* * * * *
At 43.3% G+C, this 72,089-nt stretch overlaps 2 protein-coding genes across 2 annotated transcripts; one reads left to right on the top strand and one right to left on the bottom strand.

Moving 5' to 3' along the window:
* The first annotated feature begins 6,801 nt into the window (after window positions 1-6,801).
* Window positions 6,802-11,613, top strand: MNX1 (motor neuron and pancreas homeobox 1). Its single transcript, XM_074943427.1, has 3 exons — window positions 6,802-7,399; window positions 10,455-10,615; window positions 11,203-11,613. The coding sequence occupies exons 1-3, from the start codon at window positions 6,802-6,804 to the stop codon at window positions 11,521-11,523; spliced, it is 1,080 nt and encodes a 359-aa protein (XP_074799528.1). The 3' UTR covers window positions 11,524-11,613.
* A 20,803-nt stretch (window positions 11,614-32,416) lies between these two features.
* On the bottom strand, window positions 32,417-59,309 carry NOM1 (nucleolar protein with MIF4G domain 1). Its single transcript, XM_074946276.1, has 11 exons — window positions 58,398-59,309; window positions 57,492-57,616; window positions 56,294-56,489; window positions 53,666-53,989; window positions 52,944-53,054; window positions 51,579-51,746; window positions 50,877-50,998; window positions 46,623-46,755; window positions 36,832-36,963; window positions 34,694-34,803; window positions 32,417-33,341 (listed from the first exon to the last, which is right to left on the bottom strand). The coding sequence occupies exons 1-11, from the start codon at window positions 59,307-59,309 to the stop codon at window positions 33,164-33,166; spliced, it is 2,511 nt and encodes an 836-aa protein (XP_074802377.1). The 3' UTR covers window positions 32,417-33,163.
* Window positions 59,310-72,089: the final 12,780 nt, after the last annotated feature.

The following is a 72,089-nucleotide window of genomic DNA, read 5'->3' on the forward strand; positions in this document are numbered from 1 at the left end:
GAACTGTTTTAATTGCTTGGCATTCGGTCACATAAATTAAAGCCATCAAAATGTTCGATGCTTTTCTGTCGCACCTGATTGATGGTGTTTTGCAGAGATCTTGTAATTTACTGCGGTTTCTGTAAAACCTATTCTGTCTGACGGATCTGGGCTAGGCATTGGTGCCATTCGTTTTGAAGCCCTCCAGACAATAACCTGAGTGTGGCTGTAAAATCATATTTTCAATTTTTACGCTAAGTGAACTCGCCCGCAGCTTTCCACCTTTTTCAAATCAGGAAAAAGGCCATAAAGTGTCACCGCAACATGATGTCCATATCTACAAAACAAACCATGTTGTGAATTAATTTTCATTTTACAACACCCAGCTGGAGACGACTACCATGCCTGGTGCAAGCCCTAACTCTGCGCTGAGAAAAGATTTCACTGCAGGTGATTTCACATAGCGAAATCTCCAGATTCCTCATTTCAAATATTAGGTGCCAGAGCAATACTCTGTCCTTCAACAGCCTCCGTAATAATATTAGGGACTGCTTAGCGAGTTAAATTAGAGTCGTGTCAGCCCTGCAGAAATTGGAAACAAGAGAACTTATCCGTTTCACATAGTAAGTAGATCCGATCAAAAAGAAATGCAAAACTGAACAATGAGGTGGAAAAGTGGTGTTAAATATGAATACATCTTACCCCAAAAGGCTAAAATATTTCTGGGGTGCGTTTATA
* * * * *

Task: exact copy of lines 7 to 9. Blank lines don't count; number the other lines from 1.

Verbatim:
* Window positions 59,310-72,089: the final 12,780 nt, after the last annotated feature.

The following is a 72,089-nucleotide window of genomic DNA, read 5'->3' on the forward strand; positions in this document are numbered from 1 at the left end:
GAACTGTTTTAATTGCTTGGCATTCGGTCACATAAATTAAAGCCATCAAAATGTTCGATGCTTTTCTGTCGCACCTGATTGATGGTGTTTTGCAGAGATCTTGTAATTTACTGCGGTTTCTGTAAAACCTATTCTGTCTGACGGATCTGGGCTAGGCATTGGTGCCATTCGTTTTGAAGCCCTCCAGACAATAACCTGAGTGTGGCTGTAAAATCATATTTTCAATTTTTACGCTAAGTGAACTCGCCCGCAGCTTTCCACCTTTTTCAAATCAGGAAAAAGGCCATAAAGTGTCACCGCAACATGATGTCCATATCTACAAAACAAACCATGTTGTGAATTAATTTTCATTTTACAACACCCAGCTGGAGACGACTACCATGCCTGGTGCAAGCCCTAACTCTGCGCTGAGAAAAGATTTCACTGCAGGTGATTTCACATAGCGAAATCTCCAGATTCCTCATTTCAAATATTAGGTGCCAGAGCAATACTCTGTCCTTCAACAGCCTCCGTAATAATATTAGGGACTGCTTAGCGAGTTAAATTAGAGTCGTGTCAGCCCTGCAGAAATTGGAAACAAGAGAACTTATCCGTTTCACATAGTAAGTAGATCCGATCAAAAAGAAATGCAAAACTGAACAATGAGGTGGAAAAGTGGTGTTAAATATGAATACATCTTACCCCAAAAGGCTAAAATATTTCTGGGGTGCGTTTATA